fibreglass debris was carried by the wind about a kilometre and came to rest
in Walsh Street, Mareeba. There was no reported damage in town.

2.2 Final Flight Path and Impact Point(s)
From the witness statements and the engine imprint at the crash site, the
aircraft impacted the ground in a very steep nose down attitude. There were
radial scuff marks around the engine imprint indicating that the engine was
running at the point of impact. Both ailerons were intact but had floated down
a considerable distance from the impact point and separate from each other
indicating a slight difference in the time of their separation from the aircraft.

2.3 Controls
The throttle was in a closed position.
Control runs and attachments for the elevator and rudder were still intact. All
control cables, bellcranks and rod ends appeared to be still connected.

2.4 Structure
The wing that tore away from the fuselage had the attach points intact but had
pulled the mountings out of the top of the cockpit. This action would have
released the door, which landed close to the wing. The wings were intact but
the ailerons were detached. There was no delamination of the fibreglass
structure. The ailerons were not mass balanced.

2.5 Engine & Propeller
Impact marks on the propeller and the scuff marks on the ground indicate that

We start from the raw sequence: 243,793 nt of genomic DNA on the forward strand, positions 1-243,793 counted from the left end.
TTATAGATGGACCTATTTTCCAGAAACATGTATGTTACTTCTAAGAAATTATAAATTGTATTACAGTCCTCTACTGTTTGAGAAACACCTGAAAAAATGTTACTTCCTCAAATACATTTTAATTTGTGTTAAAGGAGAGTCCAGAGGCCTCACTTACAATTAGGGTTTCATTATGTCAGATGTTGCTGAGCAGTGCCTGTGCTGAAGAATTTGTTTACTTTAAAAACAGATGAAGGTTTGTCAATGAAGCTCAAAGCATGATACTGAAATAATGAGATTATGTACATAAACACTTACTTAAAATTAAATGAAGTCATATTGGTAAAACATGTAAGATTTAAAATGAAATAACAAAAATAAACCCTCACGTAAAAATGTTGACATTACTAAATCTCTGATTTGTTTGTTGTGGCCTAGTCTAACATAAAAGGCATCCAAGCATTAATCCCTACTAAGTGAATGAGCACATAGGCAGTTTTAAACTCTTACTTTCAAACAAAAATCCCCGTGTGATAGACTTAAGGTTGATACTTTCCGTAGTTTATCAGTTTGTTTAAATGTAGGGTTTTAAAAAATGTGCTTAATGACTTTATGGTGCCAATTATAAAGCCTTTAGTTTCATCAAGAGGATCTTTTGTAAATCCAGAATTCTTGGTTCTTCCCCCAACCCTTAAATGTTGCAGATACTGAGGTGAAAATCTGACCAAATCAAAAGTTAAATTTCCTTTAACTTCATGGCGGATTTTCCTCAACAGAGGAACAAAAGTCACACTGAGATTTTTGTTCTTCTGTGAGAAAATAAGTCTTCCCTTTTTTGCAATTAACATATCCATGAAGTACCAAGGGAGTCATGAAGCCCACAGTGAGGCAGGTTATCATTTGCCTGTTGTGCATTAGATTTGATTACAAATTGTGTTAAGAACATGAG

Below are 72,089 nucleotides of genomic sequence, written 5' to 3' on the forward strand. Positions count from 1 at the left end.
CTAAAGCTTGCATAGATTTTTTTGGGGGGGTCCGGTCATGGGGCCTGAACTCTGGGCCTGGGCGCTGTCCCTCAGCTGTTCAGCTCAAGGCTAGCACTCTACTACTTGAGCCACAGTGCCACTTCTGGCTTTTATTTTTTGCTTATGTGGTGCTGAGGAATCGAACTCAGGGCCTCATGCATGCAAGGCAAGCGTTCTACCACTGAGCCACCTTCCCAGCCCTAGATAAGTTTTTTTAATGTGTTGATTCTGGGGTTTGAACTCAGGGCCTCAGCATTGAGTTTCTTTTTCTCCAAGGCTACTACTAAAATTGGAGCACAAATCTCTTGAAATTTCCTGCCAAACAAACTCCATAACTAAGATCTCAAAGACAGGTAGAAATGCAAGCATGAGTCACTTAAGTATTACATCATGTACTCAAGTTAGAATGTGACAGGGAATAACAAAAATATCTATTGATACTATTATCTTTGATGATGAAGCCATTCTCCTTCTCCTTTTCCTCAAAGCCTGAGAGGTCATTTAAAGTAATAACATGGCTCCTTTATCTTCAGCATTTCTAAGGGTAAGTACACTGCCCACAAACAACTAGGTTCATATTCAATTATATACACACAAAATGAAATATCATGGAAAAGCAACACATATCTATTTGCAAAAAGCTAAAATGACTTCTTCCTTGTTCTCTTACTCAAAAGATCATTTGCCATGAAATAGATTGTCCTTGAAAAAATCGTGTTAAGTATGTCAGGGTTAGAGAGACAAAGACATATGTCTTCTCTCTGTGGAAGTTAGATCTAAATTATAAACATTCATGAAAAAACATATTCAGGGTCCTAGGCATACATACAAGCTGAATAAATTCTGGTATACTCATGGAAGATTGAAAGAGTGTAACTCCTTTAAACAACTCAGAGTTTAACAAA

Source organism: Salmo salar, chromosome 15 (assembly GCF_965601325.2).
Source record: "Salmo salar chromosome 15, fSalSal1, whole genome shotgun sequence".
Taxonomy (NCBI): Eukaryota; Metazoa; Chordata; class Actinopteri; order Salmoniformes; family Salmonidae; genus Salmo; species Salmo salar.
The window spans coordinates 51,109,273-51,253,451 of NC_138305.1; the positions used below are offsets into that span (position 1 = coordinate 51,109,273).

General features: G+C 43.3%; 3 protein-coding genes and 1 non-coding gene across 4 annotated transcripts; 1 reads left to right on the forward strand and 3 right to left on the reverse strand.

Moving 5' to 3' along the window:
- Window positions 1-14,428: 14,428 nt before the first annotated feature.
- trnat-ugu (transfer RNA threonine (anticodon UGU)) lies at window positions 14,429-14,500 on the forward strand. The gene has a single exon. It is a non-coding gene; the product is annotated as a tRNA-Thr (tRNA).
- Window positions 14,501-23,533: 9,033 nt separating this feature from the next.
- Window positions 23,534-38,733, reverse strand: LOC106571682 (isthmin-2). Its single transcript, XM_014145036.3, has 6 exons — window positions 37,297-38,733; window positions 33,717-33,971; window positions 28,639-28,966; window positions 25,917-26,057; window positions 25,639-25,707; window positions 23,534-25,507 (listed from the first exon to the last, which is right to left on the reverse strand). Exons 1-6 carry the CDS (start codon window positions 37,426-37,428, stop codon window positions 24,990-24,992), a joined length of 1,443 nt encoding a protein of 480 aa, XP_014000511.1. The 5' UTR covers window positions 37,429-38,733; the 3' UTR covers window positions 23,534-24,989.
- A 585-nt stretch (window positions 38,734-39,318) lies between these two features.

the engine was running and delivering considerable power at the point of
impact.

2.6 Fuel System
Is not considered relevant in this instance.

2.7 Design
While the fuselage was a known quantity the wing design was the work of the
owner, The workmanship was excellent and there is no evidence of any lack
of structural integrity.

3. CONJECTURE
The eyewitnesses reported seeing a sort of "shimmying" from the aircraft. It is
believed that this shimmying was aileron flutter which lead to the detaching of
both ailerons. This same "flutter" condition would account for the massive
forces required to detach the wing from the aircraft in the manner that
occurred. Flutter could have been triggered by the wing aerofoil design
combined with the manoeuvre the pilot was conducting or from the aileron
control design
There is also speculation that the pilot's florid face at the time of departure
and his apparent failure to reduce power at the start of the dive may indicate
pilot incapacitation.


4. CONCLUSION
 the aircraft was an Amateur built, experimental prototype.
 It was being flown in accordance with the amateur built rules and
   within the conditions laid down for test flying.
 A wind of 10/15 knots carried some debris into the town area.
 The pilot was correctly rated for the task.
 The aircraft was equipped with a wing of the owner's design.
 The ailerons were not mass balanced.
 The aircraft suffered a massive inflight structural failure almost
   certainly caused by severe aileron flutter and the aircraft speed in the
   dive. Any flutter would have been exacerbated by the lack of mass
   balancing.

5. ACTION FOR AUF

Instruct our inspectors to take wind-drift of possible debris into account
when they are specifying the "flight test area".




Canberra 19 April 2002




" The AUF investigates accidents and incidents with the SOLE intention
of preventing the same accident happening again."